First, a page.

When a cookbook is good, that quality usually shows itself on the first or second recipe and this book proves this rule. Even though this is a book of `Italian-American' recipes, the very first recipe is a perfect implementation of a classic unfussy Italian `Brodo di Pollo' which is made with coarsely chunked vegetables, is simmered for a scant hour and 15 minutes, and retains the poached chicken meat for some other purpose. The recipe even includes an optional enhancement I do not recall seeing elsewhere, with a thickening of the stock by adding a puree of the cooked carrots, leeks, and celery.
Another application of pure Italian culinary tradition is in the recipe for the wedding soup, where each green is carefully blanched separately, blanching water is saved as a later ingredient, cannellini beans are carefully pureed, and savories are gently sautéed, all before making the final assembly. Marcella Hazan could not have done it better. Aside from the opening chapter on soups, there are chapters on Salads; Egg Dishes; Pizza, Calzone, and Bread; Pasta, Rice, Polenta, and Sauces; Seafood; Chicken; Meats; Vegetables; and Desserts. While the bread chapter does not match the depth of understanding provided by a specialist's book by, for example, Peter Reinhart or Carol Field, it is really pretty good.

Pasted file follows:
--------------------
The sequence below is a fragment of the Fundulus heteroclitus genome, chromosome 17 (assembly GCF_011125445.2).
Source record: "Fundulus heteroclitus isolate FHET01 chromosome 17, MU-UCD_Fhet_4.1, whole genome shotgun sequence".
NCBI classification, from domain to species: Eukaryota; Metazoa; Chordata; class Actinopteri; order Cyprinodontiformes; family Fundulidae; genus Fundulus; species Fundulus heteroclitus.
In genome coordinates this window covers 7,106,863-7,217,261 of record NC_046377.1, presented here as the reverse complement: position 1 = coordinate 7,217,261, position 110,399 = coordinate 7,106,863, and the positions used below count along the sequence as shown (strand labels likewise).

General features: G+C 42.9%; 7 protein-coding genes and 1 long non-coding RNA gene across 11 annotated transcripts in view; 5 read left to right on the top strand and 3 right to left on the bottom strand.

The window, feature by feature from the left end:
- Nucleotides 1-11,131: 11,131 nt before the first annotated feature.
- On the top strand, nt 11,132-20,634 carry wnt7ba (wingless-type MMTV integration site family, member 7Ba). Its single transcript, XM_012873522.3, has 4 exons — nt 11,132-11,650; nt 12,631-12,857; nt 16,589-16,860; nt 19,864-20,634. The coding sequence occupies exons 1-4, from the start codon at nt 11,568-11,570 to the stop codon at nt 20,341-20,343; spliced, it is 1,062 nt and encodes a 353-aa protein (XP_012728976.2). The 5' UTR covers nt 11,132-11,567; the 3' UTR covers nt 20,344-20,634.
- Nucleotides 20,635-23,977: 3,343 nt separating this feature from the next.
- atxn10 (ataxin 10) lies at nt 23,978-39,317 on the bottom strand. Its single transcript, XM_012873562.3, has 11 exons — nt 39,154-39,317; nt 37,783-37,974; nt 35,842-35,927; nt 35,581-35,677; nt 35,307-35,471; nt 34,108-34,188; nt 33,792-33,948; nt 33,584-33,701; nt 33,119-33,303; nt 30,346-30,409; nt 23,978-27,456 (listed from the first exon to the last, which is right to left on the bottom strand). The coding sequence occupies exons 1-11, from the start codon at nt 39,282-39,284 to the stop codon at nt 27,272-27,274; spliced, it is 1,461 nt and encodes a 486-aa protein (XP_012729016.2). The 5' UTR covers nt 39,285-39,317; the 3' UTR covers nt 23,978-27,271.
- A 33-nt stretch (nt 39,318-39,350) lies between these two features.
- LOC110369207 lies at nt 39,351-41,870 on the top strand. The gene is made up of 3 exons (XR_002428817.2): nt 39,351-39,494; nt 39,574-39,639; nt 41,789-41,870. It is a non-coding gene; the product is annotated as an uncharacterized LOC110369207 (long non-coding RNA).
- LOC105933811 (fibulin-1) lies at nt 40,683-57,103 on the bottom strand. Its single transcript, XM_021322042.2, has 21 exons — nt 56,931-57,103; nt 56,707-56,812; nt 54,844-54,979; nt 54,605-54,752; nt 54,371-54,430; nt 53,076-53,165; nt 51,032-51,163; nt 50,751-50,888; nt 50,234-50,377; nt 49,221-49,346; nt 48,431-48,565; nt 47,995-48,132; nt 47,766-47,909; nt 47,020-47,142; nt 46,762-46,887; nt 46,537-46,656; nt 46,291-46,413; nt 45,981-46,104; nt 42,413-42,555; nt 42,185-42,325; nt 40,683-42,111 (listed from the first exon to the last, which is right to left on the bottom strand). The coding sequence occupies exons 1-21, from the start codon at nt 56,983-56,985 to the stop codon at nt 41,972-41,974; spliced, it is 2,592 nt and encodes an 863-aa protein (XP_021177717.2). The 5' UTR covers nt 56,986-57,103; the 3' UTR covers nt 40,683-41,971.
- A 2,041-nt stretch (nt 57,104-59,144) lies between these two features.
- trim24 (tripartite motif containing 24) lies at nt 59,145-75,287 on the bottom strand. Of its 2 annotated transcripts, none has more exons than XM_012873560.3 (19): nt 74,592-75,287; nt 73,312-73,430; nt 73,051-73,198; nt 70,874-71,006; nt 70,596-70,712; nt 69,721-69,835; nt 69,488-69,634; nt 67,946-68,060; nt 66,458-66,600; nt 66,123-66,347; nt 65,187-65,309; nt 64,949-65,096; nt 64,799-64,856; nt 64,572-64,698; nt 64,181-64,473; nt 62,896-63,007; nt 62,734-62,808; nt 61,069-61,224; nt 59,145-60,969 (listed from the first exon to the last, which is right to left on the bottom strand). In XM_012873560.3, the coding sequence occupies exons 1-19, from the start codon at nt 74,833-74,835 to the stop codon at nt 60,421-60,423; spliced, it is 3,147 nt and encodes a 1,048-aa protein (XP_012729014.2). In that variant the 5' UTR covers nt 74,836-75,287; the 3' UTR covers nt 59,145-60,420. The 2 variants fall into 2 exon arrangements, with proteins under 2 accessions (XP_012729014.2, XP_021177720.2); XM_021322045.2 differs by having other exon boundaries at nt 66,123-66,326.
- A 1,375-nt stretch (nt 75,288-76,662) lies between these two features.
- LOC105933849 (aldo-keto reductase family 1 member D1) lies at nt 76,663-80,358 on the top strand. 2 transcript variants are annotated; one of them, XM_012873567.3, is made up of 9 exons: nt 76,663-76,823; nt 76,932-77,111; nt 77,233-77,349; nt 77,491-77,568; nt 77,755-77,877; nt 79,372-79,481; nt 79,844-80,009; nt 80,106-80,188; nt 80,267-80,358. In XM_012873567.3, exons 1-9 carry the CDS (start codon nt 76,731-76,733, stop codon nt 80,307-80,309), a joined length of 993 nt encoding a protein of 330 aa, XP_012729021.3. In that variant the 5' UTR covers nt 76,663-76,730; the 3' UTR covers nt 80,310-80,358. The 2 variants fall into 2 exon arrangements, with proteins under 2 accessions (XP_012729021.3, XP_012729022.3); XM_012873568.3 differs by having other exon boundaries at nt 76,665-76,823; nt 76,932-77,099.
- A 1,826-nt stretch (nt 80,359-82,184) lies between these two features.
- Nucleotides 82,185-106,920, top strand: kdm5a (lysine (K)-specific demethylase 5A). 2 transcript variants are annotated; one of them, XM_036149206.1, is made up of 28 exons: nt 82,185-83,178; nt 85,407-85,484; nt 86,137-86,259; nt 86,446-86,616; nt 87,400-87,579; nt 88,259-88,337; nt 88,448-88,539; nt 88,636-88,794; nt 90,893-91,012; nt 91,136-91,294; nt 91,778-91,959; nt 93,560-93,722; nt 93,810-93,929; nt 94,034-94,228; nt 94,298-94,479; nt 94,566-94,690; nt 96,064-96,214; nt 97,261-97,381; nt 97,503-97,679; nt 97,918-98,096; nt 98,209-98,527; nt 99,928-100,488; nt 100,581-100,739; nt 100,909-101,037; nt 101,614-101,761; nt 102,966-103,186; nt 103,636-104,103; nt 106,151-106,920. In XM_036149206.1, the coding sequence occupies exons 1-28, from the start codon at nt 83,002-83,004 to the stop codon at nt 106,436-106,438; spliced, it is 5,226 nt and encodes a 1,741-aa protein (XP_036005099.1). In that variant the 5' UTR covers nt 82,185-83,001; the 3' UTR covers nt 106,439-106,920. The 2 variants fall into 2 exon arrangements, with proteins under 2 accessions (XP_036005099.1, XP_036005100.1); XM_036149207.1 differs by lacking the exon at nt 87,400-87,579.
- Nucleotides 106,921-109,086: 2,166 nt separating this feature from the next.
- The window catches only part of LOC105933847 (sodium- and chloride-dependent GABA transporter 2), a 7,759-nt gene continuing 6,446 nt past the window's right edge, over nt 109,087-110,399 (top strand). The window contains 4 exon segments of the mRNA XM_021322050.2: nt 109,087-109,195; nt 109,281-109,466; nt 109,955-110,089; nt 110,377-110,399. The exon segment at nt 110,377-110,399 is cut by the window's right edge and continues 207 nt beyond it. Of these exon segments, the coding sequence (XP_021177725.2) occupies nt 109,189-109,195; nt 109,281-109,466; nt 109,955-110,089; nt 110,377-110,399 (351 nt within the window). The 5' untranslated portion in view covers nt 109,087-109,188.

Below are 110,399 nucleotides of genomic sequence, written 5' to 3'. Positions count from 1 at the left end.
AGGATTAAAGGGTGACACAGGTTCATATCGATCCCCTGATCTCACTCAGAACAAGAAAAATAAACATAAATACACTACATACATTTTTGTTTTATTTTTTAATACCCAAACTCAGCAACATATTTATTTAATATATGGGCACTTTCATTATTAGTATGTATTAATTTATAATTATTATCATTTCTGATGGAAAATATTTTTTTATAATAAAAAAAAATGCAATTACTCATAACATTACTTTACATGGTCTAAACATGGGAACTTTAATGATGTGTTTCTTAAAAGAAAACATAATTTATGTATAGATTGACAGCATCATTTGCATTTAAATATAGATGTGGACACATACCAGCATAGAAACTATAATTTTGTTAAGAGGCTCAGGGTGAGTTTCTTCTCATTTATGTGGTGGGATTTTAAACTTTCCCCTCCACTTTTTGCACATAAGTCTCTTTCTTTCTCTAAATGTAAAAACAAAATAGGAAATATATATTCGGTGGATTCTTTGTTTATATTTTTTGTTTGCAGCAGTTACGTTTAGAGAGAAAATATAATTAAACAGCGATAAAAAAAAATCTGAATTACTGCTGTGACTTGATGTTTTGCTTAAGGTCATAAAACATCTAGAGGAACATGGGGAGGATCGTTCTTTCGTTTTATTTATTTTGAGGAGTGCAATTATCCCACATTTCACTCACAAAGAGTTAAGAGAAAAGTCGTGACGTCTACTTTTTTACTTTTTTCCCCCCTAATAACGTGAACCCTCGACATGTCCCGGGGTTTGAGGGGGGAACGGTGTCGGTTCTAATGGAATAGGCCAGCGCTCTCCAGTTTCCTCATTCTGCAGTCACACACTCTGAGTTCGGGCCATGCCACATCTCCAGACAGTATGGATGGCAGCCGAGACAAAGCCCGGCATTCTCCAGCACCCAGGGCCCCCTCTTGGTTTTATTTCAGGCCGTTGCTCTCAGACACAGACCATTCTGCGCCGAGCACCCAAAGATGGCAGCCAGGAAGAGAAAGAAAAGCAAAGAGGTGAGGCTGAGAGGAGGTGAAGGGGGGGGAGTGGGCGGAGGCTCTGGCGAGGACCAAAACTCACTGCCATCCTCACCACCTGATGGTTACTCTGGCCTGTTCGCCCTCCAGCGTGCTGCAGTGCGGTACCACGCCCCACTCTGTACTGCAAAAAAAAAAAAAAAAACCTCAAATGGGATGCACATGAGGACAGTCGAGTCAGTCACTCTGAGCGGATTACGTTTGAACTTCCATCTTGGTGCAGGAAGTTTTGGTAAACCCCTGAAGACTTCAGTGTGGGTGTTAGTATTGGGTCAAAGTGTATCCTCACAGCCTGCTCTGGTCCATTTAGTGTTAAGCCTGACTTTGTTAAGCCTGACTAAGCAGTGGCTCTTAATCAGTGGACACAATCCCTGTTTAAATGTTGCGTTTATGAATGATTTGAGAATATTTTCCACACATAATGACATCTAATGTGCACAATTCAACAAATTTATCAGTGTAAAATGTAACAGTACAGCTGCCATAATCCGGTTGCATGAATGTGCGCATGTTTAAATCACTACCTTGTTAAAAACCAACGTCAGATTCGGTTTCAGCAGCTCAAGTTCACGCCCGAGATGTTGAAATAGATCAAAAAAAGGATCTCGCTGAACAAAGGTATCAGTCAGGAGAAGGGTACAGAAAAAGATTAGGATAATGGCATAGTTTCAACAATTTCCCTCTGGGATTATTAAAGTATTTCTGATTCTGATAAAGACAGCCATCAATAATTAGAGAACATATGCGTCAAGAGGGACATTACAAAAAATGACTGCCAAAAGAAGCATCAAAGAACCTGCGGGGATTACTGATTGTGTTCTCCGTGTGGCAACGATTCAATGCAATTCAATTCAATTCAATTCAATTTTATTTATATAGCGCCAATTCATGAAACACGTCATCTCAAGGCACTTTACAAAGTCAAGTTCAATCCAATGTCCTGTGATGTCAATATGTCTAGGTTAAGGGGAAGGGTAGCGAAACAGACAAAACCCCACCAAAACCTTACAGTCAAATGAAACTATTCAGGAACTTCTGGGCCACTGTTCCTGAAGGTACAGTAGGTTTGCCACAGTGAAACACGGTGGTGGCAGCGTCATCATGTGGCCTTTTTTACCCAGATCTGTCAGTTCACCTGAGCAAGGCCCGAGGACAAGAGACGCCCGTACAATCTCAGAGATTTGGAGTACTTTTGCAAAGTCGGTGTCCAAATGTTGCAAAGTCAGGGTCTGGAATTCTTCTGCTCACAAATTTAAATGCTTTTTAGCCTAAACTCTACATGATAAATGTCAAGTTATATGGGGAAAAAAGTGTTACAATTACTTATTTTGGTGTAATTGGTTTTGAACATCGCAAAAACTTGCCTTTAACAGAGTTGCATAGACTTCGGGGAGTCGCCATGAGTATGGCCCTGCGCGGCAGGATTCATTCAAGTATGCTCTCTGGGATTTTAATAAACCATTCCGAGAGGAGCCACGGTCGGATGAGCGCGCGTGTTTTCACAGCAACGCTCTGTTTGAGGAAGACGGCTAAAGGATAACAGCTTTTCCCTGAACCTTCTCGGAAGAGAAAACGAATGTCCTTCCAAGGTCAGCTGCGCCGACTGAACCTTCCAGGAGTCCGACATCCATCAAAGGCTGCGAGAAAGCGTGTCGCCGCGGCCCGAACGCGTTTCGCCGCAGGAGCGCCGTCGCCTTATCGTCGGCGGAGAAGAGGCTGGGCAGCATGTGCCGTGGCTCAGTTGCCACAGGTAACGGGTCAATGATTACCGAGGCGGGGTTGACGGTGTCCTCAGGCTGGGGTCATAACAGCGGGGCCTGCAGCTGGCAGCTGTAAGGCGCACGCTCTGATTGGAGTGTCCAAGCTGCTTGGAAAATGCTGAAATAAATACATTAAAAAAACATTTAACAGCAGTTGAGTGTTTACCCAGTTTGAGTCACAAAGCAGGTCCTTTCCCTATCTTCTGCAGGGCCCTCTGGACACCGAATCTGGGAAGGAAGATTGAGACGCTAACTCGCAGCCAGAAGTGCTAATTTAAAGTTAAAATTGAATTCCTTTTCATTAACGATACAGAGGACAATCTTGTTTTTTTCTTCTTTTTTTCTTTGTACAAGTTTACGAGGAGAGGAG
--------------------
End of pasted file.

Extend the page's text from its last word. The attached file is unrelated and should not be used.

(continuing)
The biggest question one faces when considering getting this book is `Do I really need another Italian or Italian-American cookbook?' There is simply very little here which is new. I would definitely recommend this book in preference to Rocco DiSpirito's book he did with his mom. A perfect example is their Puttanesca recipes which Pellegrino does in 15 minutes with basic ingredients and which Rocco does in 20 minutes, needing a prepared sauce that takes additional time to make.